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  • With all the Puritan eagerness to push a clear, uncompromising, Scripture-based distinction of right and wrong into the affairs of every-day life, he has a thoroughly English horror of casuistry, and his clumsy canons consequently make wild work with the infinite intricacies of human nature.

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  • The intricacies of ritual and theology are ignored, and ancient laws which contradict the fundamental beliefs are unhesitatingly abrogated or denied.

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  • The persistent emphasis upon such features as the rejection of Saul, his enmity towards David, the latter's chivalry, and his friendship for Jonathan, will partly account for the present literary intricacies; and, on general grounds, traditions of quite distinct origin (Calebite or Jerahmeelite; indigenous Judaean; North Israelite or Benjamite) are to be expected in a work now in post-exilic form.'

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  • No alternative hypothesis prevails, mere desultory criticism of the internal intricacies being quite inadequate.

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  • More wealth is digital, to be sure, but immeasurably more wealth is tied up in the intricacies of society itself.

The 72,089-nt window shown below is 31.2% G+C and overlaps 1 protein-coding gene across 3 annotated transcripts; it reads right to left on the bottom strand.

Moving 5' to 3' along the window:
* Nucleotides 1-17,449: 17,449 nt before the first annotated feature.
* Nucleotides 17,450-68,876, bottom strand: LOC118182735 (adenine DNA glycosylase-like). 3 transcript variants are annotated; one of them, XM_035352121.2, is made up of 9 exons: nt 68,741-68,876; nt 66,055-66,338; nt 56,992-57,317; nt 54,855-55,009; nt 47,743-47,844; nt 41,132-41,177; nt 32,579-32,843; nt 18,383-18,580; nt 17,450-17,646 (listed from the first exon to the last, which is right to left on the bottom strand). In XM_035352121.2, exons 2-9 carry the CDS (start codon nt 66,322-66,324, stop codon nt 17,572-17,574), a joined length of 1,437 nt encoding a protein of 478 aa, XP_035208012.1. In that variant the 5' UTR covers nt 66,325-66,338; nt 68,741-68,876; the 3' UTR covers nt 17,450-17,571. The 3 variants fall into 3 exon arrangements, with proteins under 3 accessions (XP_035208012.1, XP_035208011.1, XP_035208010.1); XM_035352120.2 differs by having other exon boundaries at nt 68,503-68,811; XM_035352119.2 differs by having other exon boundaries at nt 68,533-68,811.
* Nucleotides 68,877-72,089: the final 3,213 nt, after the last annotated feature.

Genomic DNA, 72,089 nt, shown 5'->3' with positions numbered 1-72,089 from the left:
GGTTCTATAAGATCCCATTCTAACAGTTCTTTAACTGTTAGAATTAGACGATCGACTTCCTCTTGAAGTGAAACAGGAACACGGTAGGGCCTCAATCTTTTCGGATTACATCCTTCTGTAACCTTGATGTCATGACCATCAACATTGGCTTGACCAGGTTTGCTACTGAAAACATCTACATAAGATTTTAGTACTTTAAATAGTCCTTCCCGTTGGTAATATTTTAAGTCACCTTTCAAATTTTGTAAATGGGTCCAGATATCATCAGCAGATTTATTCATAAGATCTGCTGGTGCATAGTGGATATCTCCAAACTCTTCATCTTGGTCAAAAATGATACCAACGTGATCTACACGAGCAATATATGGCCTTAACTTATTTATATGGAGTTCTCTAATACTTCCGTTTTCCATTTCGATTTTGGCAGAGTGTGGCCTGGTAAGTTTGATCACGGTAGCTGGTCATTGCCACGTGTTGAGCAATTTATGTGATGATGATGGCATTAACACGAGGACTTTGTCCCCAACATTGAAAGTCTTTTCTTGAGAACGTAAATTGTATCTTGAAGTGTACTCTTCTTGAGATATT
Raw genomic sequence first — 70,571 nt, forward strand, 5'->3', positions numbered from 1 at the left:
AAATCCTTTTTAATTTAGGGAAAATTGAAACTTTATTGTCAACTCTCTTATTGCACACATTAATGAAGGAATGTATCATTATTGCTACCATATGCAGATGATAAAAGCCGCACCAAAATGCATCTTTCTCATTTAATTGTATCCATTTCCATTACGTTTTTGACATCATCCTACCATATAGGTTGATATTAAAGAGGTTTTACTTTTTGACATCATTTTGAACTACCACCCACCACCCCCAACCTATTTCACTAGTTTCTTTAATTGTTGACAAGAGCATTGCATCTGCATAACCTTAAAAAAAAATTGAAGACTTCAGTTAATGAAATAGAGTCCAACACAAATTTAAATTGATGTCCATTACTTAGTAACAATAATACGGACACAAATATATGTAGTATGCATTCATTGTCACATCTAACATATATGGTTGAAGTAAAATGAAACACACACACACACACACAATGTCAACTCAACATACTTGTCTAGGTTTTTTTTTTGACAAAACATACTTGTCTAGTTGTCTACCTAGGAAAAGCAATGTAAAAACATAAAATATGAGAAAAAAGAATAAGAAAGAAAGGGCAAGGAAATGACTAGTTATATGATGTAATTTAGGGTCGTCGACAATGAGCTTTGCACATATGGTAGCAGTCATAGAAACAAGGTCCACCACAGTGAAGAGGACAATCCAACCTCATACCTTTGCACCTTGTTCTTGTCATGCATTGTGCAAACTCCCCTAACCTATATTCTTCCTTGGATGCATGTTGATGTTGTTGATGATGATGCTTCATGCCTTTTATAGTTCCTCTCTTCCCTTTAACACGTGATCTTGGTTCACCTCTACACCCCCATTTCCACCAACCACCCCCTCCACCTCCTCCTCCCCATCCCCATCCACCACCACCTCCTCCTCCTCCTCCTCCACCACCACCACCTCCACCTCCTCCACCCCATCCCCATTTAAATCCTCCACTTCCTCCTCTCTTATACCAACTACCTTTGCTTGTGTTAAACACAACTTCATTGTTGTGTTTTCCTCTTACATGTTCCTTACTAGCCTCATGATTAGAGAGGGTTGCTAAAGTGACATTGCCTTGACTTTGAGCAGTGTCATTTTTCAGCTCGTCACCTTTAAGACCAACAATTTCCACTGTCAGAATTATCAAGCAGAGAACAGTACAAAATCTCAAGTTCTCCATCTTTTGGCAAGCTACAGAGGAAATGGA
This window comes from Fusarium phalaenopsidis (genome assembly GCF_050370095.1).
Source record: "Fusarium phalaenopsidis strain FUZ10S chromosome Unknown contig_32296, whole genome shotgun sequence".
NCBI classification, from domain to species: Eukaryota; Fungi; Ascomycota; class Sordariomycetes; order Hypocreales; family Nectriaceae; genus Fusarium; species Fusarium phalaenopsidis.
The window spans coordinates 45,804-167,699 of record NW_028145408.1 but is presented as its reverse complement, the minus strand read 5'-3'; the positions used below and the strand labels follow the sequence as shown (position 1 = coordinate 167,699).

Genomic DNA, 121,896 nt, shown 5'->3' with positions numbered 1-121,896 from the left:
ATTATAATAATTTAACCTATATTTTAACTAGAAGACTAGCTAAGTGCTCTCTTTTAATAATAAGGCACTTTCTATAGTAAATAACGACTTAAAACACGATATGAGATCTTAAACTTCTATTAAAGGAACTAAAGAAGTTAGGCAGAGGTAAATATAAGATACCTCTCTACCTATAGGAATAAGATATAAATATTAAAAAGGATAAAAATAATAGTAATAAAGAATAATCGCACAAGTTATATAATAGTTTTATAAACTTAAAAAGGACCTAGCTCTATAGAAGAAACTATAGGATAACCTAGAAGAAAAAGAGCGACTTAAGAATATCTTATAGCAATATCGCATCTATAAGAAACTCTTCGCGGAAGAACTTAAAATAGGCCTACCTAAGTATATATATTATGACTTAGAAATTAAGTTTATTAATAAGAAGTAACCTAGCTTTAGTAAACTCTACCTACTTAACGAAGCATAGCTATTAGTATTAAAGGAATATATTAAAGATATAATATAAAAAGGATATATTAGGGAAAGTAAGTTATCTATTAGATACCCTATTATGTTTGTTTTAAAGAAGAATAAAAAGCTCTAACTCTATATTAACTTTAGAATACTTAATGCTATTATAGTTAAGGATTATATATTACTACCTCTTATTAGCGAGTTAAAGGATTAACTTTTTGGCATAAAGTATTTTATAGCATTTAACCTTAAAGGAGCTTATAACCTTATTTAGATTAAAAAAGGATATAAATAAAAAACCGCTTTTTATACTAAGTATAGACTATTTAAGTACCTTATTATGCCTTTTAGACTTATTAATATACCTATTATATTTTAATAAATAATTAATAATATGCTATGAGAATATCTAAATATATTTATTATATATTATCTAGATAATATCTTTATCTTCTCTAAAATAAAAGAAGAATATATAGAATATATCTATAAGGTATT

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  • The law was invoked, and, confronted for the first time with the intricacies of the Ornaments Rubric, spoke with an uncertain voice.

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  • It is the merit of Hugo Winckler especially to have lifted biblical study out of the somewhat narrow lines upon which it had usually proceeded, but, at the time of writing (1910), Old Testament criticism still awaits a sound reconciliation of the admitted internal intricacies and of the external evidence for Palestine and that larger area of which it forms part.

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  • 7-23 and overlook the serious intricacies in the book of Nehemiah.

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  • There was a further complication in that each one of these characters had at least two different phonetic values; and there were other intricacies of usage which, had they been foreknown by inquirers in the middle of the 19th century, might well have made the problem of decipherment seem an utterly hopeless one.

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  • the most obvious intricacies.

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  • Angels are mortals' allies, but they can't appreciate the intricacies of mortals without the years of exposure.

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  • Over a period of a week, the tactics had gone from infantile to novice to advanced, as if someone were learning the intricacies of battle planning.